I remember a random BONES question that asked “Who is most likely to have credit card problems?” My answer was Cam. That wardrobe doesn’t come cheap, fer shure.

    • Umm…that should be “if you want a really ‘funny’ description, Google Chris Rock . . . ”

      *sigh* More coffee, coming up.

    • There is an interesting perspective about the classes. The working poor in this country would be considered middle class in some countries. Also, the fact that you are considered middle class doesn’t mean a lot since the range is so big. If you are at the bottom of the middle class scale, the top of the middle class scale can look rich to you. Wendall seems to be the only one from a poor background; but, even he goes out to the diner and the bar. It is all relative and like you say, noone on this show suffers paying the bills. That is fine with me. I don’t watch bones to see the mundane problems that we all have.

  8. Well, there are two ways to get rich. One, it comes from your family, or you work hard to earn it. I think that’s why Hodgins and Brennan are a little bit different about it. Hodgins knows his is family wealth, but he’d rather downplay that fact and spend his life working. Brennan worked hard for what she has, and it is due to her intelligence that she has accomplished so many things. Brennan has always placed a high premium on intelligence, so she certainly doesn’t feel ashamed for having so much money. Other than having artifacts displaying her appreciation for anthropology, I think she’s practical and only gets the things she needs. She likes the comfortable life she can have, which can come across as flaunting, but I get the sense that she’s comfortable with what she has at this point, and whatever else she wants can’t really bought, anyway.

    As far as Booth is concerned, I think his real issue is with rich people who think that they are entitled to whatever they want, not subject to rules/the law like other citizens, and are selfish. But he knows Hodgins and Brennan enough to know that they are good people at heart, so he doesn’t have to hold it against them.

    • Before someone corrects me, I know those aren’t the only two ways people get rich, but I think it’s two of the more common reasons.

    • I also think because Booth knew Hodgins and Brennan before he knew they were rich, helped. He doesn’t seem to want to get to know the ‘Hoity Toits’. I think if Brennan was well off before they met it would have created a whole different relationship between them.

  9. On tv, money and class are really only an issue if the plot of the week demands it. I mean, why is Wendell scrounging for extra shifts when Brennan offered him a blank check to come back to work in Mastodon?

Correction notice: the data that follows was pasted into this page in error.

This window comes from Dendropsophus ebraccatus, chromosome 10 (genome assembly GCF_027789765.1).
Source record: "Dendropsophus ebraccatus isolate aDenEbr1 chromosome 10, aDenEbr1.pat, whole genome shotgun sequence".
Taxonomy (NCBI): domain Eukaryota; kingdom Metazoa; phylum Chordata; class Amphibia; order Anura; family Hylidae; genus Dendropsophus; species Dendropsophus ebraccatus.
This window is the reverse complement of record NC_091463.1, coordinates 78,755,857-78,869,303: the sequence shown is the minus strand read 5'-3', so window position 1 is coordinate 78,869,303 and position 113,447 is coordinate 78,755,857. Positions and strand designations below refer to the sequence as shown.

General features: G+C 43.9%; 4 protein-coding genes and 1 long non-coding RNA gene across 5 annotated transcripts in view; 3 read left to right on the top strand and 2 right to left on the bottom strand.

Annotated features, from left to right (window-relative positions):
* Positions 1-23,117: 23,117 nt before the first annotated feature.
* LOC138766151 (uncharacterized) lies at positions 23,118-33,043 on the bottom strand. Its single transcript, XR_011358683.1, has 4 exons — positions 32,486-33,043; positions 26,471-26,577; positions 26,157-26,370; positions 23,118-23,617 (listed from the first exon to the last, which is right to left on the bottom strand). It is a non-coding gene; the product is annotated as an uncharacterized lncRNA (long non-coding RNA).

Booth does not appear to be suffering any financial effects of the engagement ring folly — throwing the ring was a grand symbolic gesture, not an act with any real repercussions. (Psst Booth, your apartment is filled with valuable antiques if you ever need some cash!)

    Having said all that, Booth has been pretty consistently characterized as someone who resents entitlement. He doesn’t begrudge Brennan her wealth – he knows she earned it. And he respects Hodgins because Hodgins would rather be Jack from the lab.

    One of my fave moments ever is in Aliens, when Hodgins says he’s rich and Brennan just shrugs and is all “okay, I won’t split the cost of the perfume with you.”

    Nobody cares that Hodgins is rich because it doesn’t affect how he treats them. Of course all our heroes are pretty virtuous anyway.

    Its the weekley bad guys who are snobs.

    Money will probably be an issue next season, between B and B, however, because its a handy source of conflict.

  10. Brennan’s mentioning her wealth, when she does so, to me is not her bragging or showing off, its just a fact to her. And yes she did earn it through hard work so she is not ashamed of her wealth. Also, class structure to Brennan has anthropological meaning. There are people of varied classes, no matter where, what time period, what culture. There are wealthy, well off, decent, and poor. It just is a fact. So for Brennan, the fact that she and Hodgins have lots of money, others are in the middle, and Wendell has to struggle is an anthropological necessity.

    However, as her character develops, through Booth and the team, she learns how to affect society/culture/class structures through different ways she can use her wealth. She donates, she helped fix the bridge for that town, she helped Wendell through the scholarship, etc. Yes there is, and will always be some type of class structure in society, its just a fact. Some people have more ambition, intelligence, or opportunities that others do not have. That being said, Brennan has learned through the years that she can still affect change and make a difference to some people’s lives, even if its a small one. I think that’s awesome.

    I think Hodgins also handles his wealth well. He was born into the wealth, so he had no say in it, but he did get an education and does something with it. He lives comfortably off the wealth, but does not flaunt it. His extravangant purchases we did see were for Angela because he loves her. I kind of like that they show you can be wealthy and not Paris Hilton. That there are good people out there that worked hard for what they have and are responsible with it.

    Its a cool message. No matter if you start out in a lower class (Wendell), you are in the middle (Booth, others) or on the top level (Brennan, Hodgins), you can do something in whatever social/class structure you belong and make your mark on others and society as a whole. Wendell up through Hodgins all contribute positively through society and try to make the world a better place through their abilities and resources.

    • Wendell up through Hodgins all contribute positively through society and try to make the world a better place through their abilities and resources.